it will usually repair the damage. If the cell already contained
a pupa, the break will not be repaired and the pupa may mold and disintegrate.
38: A large male pupa of Chalcosoma, here removed from its
protective cell for photographic purposes. If done extremely carefully,
it can be placed back inside its cell undisturbed, but ordinarily, pupae
should not be removed from their cocoons for observation by anyone except
the most experienced of beetle breeding hobbyists. In such cases,
the cell is carefully and precisely separated into two separate halves
which can neatly be placed back together, leaving no opening to the
outside environment. Ordinarily, the only reason to do this would
be in instances where one would seriously want to document the various
life stages in their entirety. Without a surrounding cell of precisely
the right shape, proper transformation to the adult stage is impossible,
and would cause great physical deformity upon emergence from the pupal
skin. The reason is because the pupa must undergo a series of specific
bodily rotations when emerging from the pupal skin, and it uses the cell
walls around it for leverage. If not able to rotate in a natural
manner, failure to emerge properly is almost inevitable.
courtesy of Al
|Once all of the
larvae within a rearing container have made their pupal cells, no further
substrate changes or food additions will be necessary. Pupation time
varies greatly depending upon species. Many of the small to medium
cetoniines can do it in 4-6 weeks, but most rhinoceros beetles take at
least a few months. In many cases, the larger the species you are
breeding, the longer you can expect larval durations to be, and the longer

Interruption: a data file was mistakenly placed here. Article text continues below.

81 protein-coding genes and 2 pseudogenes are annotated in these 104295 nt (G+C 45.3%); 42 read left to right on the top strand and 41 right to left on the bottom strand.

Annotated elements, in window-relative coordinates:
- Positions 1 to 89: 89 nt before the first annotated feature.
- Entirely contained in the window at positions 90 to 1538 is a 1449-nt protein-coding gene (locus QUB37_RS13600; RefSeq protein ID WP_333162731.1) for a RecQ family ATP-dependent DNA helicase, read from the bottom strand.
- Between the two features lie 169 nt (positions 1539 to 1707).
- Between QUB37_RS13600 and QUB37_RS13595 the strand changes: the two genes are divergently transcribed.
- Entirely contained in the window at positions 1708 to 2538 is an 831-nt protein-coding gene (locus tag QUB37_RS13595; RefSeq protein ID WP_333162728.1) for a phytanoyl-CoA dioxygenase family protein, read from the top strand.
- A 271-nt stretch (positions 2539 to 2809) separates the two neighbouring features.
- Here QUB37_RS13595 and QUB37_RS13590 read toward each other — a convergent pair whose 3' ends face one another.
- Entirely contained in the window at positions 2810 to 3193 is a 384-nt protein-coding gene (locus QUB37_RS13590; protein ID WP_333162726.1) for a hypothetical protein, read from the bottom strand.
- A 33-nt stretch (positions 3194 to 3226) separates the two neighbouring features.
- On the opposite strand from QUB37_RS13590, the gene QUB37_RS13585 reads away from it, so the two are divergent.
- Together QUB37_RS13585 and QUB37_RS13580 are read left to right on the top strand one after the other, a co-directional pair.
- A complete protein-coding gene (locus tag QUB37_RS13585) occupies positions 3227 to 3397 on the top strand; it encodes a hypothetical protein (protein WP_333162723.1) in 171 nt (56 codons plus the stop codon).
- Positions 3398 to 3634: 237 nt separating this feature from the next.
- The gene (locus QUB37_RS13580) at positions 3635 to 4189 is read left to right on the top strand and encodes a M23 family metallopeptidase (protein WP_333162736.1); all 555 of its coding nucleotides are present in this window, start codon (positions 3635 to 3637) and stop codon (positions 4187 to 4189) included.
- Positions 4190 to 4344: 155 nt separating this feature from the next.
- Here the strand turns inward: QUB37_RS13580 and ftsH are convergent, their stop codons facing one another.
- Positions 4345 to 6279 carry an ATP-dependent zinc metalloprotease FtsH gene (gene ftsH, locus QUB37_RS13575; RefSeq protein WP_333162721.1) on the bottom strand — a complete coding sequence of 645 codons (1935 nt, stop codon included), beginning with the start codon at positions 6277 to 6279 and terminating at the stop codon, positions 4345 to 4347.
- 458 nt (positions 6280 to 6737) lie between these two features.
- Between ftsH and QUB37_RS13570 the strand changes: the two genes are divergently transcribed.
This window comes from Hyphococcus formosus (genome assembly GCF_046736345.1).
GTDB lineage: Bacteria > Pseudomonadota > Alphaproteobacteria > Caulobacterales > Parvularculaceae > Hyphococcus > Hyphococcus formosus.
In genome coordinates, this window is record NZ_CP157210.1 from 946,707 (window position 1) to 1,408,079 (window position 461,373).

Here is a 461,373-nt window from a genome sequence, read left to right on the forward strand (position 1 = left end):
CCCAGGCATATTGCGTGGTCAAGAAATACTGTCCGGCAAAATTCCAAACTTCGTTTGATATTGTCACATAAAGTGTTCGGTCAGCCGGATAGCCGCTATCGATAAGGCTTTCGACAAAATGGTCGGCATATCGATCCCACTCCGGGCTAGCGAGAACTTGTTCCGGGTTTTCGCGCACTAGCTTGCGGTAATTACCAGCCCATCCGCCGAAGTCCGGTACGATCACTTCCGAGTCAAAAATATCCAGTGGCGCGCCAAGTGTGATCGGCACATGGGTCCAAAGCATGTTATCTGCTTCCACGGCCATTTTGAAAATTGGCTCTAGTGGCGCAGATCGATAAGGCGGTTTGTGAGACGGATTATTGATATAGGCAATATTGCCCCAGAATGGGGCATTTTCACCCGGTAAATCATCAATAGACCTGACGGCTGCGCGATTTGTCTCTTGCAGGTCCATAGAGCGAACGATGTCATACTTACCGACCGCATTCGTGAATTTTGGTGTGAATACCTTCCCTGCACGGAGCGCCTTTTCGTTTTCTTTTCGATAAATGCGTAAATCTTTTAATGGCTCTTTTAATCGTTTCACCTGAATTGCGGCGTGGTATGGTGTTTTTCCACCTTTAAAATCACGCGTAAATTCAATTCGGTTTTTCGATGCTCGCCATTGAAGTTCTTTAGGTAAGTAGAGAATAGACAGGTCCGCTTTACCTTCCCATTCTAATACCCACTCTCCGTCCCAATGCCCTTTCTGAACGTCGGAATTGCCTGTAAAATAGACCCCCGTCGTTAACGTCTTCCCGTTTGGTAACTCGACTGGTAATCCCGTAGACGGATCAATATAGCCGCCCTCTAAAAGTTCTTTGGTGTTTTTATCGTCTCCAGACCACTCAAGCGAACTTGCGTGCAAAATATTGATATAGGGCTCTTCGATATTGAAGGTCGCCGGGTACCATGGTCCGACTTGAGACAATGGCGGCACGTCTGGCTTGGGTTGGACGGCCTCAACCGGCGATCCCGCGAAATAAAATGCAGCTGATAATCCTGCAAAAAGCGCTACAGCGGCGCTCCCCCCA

you'll have to wait for pupation to be completed. Your beetles will
not all be emerging from their pupal cells at the same time, just as not
all of them pupated at the same time either. Instead, you will have
a period of time in which they will be emerging gradually, until eventually,
all have come out from their underground cells. At this time, you
will basically be back at the same point where you first started (assuming
that you began with adult beetles rather than larvae), and you will be
ready to breed your beetles all over again.
A question that often
comes up in the hobby of captive rearing beetles is whether or not repeatedly
breeding the same individuals back together is genetically harmful to them.
The answer is "possibly", but in my personal experience, I have never observed
any obvious abnormalities caused by inbreeding. When beetles occasionally
turned up that had physical deformities, it was always readily attributable
to an error in the pupation process, rather than a genetic abnormality.
If it is possible for you to introduce new genetic stock to your culture
of a beetle species every few generations, then that is something which
you may wish to consider doing. However, in my personal captive breeding
efforts with scarab beetles and many other insects, I have not found any
problems linkable to inbreeding, and it would appear that insects are not
affected by this process to the extent that vertebrate life forms are.
Lastly, I would like to point out that
the information presented in this manual is largely the result of my own
personal work experience with about a dozen different species of cetoniine
and dynastine scarab species. There are a number of other pages on
the internet that you should definitely visit to get a more rounded idea
of the techniques used by other hobbyists. I have included some important
links below. Some contain general instructions for the breeding of
all cetoniine / dynastine scarabs, while others are concerned with the
specifics of rearing certain species.
of the Beetles - (general)
Megasoma acteon - (Megasoma actaeon)